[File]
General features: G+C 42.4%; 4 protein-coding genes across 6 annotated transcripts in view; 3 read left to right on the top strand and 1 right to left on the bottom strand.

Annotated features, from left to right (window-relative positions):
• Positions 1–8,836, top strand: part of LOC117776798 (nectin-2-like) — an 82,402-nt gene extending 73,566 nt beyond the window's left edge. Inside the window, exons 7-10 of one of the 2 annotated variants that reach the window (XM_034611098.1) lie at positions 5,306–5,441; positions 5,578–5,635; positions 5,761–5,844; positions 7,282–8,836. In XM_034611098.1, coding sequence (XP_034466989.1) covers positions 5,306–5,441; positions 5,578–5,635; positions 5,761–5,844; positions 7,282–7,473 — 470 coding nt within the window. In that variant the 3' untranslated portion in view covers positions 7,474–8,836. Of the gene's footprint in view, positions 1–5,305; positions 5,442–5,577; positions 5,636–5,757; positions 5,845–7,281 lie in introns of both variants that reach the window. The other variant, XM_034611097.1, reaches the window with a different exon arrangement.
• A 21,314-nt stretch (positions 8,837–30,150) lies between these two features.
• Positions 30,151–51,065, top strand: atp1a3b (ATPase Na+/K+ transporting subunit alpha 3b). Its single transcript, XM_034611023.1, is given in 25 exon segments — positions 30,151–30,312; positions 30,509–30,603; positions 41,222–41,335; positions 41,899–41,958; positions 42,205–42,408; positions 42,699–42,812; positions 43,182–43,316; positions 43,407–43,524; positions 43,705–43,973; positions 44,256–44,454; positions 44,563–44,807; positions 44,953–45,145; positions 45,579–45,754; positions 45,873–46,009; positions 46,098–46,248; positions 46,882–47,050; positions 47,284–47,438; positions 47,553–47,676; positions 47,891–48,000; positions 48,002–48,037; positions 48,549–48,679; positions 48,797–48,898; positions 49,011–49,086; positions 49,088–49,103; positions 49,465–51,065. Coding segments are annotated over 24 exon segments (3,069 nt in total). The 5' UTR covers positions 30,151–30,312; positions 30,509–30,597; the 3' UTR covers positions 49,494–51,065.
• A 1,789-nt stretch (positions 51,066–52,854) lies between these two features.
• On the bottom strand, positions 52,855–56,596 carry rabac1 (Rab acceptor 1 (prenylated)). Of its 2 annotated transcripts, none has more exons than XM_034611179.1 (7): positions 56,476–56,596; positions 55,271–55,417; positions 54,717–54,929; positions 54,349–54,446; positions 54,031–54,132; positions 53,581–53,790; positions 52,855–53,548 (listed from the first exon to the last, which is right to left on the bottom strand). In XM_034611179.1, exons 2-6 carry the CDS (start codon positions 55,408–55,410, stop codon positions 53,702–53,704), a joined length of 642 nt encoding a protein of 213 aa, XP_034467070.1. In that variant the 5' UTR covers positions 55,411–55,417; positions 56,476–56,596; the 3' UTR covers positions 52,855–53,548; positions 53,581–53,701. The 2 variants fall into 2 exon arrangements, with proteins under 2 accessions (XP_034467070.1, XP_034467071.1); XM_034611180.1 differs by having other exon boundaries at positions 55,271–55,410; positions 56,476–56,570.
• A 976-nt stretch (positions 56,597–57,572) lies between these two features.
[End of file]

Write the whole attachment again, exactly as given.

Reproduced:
General features: G+C 42.4%; 4 protein-coding genes across 6 annotated transcripts in view; 3 read left to right on the top strand and 1 right to left on the bottom strand.

Annotated features, from left to right (window-relative positions):
• Positions 1–8,836, top strand: part of LOC117776798 (nectin-2-like) — an 82,402-nt gene extending 73,566 nt beyond the window's left edge. Inside the window, exons 7-10 of one of the 2 annotated variants that reach the window (XM_034611098.1) lie at positions 5,306–5,441; positions 5,578–5,635; positions 5,761–5,844; positions 7,282–8,836. In XM_034611098.1, coding sequence (XP_034466989.1) covers positions 5,306–5,441; positions 5,578–5,635; positions 5,761–5,844; positions 7,282–7,473 — 470 coding nt within the window. In that variant the 3' untranslated portion in view covers positions 7,474–8,836. Of the gene's footprint in view, positions 1–5,305; positions 5,442–5,577; positions 5,636–5,757; positions 5,845–7,281 lie in introns of both variants that reach the window. The other variant, XM_034611097.1, reaches the window with a different exon arrangement.
• A 21,314-nt stretch (positions 8,837–30,150) lies between these two features.
• Positions 30,151–51,065, top strand: atp1a3b (ATPase Na+/K+ transporting subunit alpha 3b). Its single transcript, XM_034611023.1, is given in 25 exon segments — positions 30,151–30,312; positions 30,509–30,603; positions 41,222–41,335; positions 41,899–41,958; positions 42,205–42,408; positions 42,699–42,812; positions 43,182–43,316; positions 43,407–43,524; positions 43,705–43,973; positions 44,256–44,454; positions 44,563–44,807; positions 44,953–45,145; positions 45,579–45,754; positions 45,873–46,009; positions 46,098–46,248; positions 46,882–47,050; positions 47,284–47,438; positions 47,553–47,676; positions 47,891–48,000; positions 48,002–48,037; positions 48,549–48,679; positions 48,797–48,898; positions 49,011–49,086; positions 49,088–49,103; positions 49,465–51,065. Coding segments are annotated over 24 exon segments (3,069 nt in total). The 5' UTR covers positions 30,151–30,312; positions 30,509–30,597; the 3' UTR covers positions 49,494–51,065.
• A 1,789-nt stretch (positions 51,066–52,854) lies between these two features.
• On the bottom strand, positions 52,855–56,596 carry rabac1 (Rab acceptor 1 (prenylated)). Of its 2 annotated transcripts, none has more exons than XM_034611179.1 (7): positions 56,476–56,596; positions 55,271–55,417; positions 54,717–54,929; positions 54,349–54,446; positions 54,031–54,132; positions 53,581–53,790; positions 52,855–53,548 (listed from the first exon to the last, which is right to left on the bottom strand). In XM_034611179.1, exons 2-6 carry the CDS (start codon positions 55,408–55,410, stop codon positions 53,702–53,704), a joined length of 642 nt encoding a protein of 213 aa, XP_034467070.1. In that variant the 5' UTR covers positions 55,411–55,417; positions 56,476–56,596; the 3' UTR covers positions 52,855–53,548; positions 53,581–53,701. The 2 variants fall into 2 exon arrangements, with proteins under 2 accessions (XP_034467070.1, XP_034467071.1); XM_034611180.1 differs by having other exon boundaries at positions 55,271–55,410; positions 56,476–56,570.
• A 976-nt stretch (positions 56,597–57,572) lies between these two features.